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Defamation cases drop to new low

by LLB Reporter
30th May 17 8:55 am

New rules help sort disputes

The total number of reported defamation cases in the UK is at the lowest level since 2008/9, according to research by Thomson Reuters, the world’s leading source of intelligent information for businesses and professionals. 

The fall, dropping eight per cent to 58 last year from 63 in the year before, is partly driven by the 2013 Defamation Act. The Act came into force in 2014 and made it more difficult for businesses to bring successful claims against newspapers and other entities. Just 10 defamation court cases were brought by businesses last year, a 41 per cent drop from 17 the year before. 

There also was a sharp decline in cases brought by celebrities with only three reported compared with 12 cases the year before.  

“For businesses to succeed in a defamation action they now need to show that the damage to their reputation has caused or is likely to cause serious financial loss rather than just general reputational damage. Clearly that is far harder to prove,” says Kim Waite, a senior associate in the media team at City law firm RPC and a contributor to Thomson Reuters’ Practical Law service.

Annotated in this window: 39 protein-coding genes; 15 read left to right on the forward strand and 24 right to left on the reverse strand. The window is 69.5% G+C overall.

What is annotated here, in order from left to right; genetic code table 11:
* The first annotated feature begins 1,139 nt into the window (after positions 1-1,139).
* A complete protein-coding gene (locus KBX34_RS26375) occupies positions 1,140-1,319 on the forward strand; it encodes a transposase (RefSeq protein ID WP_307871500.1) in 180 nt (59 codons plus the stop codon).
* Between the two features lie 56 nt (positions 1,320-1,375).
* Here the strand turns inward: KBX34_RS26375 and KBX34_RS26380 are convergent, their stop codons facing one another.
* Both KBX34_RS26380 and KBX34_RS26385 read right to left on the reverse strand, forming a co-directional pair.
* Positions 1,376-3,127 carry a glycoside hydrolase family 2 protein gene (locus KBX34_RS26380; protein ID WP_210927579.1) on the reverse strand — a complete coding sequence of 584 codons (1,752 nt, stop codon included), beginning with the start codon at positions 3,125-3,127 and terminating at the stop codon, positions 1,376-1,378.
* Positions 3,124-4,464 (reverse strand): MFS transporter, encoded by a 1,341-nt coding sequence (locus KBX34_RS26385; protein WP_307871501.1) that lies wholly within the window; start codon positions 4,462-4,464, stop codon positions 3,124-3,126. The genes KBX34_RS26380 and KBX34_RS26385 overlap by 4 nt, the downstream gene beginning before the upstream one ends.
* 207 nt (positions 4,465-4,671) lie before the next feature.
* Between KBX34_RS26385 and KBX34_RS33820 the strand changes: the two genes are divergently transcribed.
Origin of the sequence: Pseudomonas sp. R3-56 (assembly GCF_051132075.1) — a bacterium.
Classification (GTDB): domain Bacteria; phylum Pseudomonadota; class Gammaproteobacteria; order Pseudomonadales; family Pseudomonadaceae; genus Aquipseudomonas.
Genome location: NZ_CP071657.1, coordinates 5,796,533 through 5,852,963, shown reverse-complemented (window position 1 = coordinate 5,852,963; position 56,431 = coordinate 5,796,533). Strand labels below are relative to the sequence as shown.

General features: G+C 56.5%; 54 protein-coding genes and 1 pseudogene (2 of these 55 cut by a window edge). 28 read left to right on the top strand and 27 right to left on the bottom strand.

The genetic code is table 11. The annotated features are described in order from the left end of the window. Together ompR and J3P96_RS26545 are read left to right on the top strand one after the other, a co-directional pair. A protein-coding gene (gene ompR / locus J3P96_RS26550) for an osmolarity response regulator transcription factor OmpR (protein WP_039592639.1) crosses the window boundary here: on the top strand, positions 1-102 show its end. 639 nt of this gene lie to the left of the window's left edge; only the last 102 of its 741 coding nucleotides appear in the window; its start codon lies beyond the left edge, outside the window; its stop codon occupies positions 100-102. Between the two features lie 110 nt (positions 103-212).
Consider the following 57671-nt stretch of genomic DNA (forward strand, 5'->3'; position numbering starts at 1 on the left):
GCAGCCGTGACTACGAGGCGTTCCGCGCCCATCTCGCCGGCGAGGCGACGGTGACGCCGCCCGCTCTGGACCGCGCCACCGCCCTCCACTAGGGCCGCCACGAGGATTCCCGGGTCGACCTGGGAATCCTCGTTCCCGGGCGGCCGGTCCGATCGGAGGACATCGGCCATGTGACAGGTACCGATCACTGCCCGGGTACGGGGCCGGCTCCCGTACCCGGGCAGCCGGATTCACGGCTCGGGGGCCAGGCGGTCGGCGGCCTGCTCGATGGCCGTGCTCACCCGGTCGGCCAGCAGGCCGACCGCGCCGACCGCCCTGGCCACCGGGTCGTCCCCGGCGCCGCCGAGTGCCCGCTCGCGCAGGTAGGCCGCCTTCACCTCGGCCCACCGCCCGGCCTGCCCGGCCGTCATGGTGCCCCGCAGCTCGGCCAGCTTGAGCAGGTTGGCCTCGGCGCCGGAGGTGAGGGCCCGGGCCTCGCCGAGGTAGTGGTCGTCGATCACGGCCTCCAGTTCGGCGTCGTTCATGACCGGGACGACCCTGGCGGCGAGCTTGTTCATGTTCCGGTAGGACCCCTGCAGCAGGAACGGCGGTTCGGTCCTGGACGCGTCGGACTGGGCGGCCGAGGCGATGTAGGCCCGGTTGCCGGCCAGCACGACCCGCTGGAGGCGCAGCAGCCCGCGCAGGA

“One of the aims of the reforms of the Defamation Act was to ensure that only serious claims could be brought and it seems it is having that desired effect.”

“Defamation cases brought by celebrities have declined even more rapidly. Increasingly cases brought by celebrities against media companies are presented as breaches of their privacy or data protection rights.”

Thomson Reuters found that social media is the only area where defamation cases are continuing to increase – there were 13 cases last year, up from 11 in 2014/15 and 8 in 2013/14.

As social media plays an ever more prominent role both for personal and corporate communications – with many users operating accounts simultaneously across Facebook, Twitter, WhatsApp, SnapChat and Instagram – the risks of making defamatory comments to a wide audience increases. 

Kim Waite continues, “Social media has made it easier than ever to post defamatory statements online. Sometimes users of social media act as though it is outside of the scope of the law and then they are shocked to find that all the laws relating to defamation do apply.

“Even when people are not being wilfully reckless on social media there are still risks – clearly you haven’t got a team of researchers, editors and lawyers to check what you say before your posts go live.”

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